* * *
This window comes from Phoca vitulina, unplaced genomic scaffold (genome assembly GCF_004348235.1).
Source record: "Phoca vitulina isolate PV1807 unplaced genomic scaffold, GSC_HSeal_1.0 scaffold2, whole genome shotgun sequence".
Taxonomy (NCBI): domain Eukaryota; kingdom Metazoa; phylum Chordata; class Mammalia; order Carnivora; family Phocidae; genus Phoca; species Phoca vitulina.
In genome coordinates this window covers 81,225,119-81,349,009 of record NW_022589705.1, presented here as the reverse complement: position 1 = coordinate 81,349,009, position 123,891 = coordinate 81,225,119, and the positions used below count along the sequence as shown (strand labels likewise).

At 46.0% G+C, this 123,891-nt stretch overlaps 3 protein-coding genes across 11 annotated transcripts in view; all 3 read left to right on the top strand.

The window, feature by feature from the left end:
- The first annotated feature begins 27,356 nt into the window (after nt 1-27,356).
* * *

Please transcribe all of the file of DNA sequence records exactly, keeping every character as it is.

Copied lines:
This window comes from Phoca vitulina, unplaced genomic scaffold (genome assembly GCF_004348235.1).
Source record: "Phoca vitulina isolate PV1807 unplaced genomic scaffold, GSC_HSeal_1.0 scaffold2, whole genome shotgun sequence".
Taxonomy (NCBI): domain Eukaryota; kingdom Metazoa; phylum Chordata; class Mammalia; order Carnivora; family Phocidae; genus Phoca; species Phoca vitulina.
In genome coordinates this window covers 81,225,119-81,349,009 of record NW_022589705.1, presented here as the reverse complement: position 1 = coordinate 81,349,009, position 123,891 = coordinate 81,225,119, and the positions used below count along the sequence as shown (strand labels likewise).

At 46.0% G+C, this 123,891-nt stretch overlaps 3 protein-coding genes across 11 annotated transcripts in view; all 3 read left to right on the top strand.

The window, feature by feature from the left end:
- The first annotated feature begins 27,356 nt into the window (after nt 1-27,356).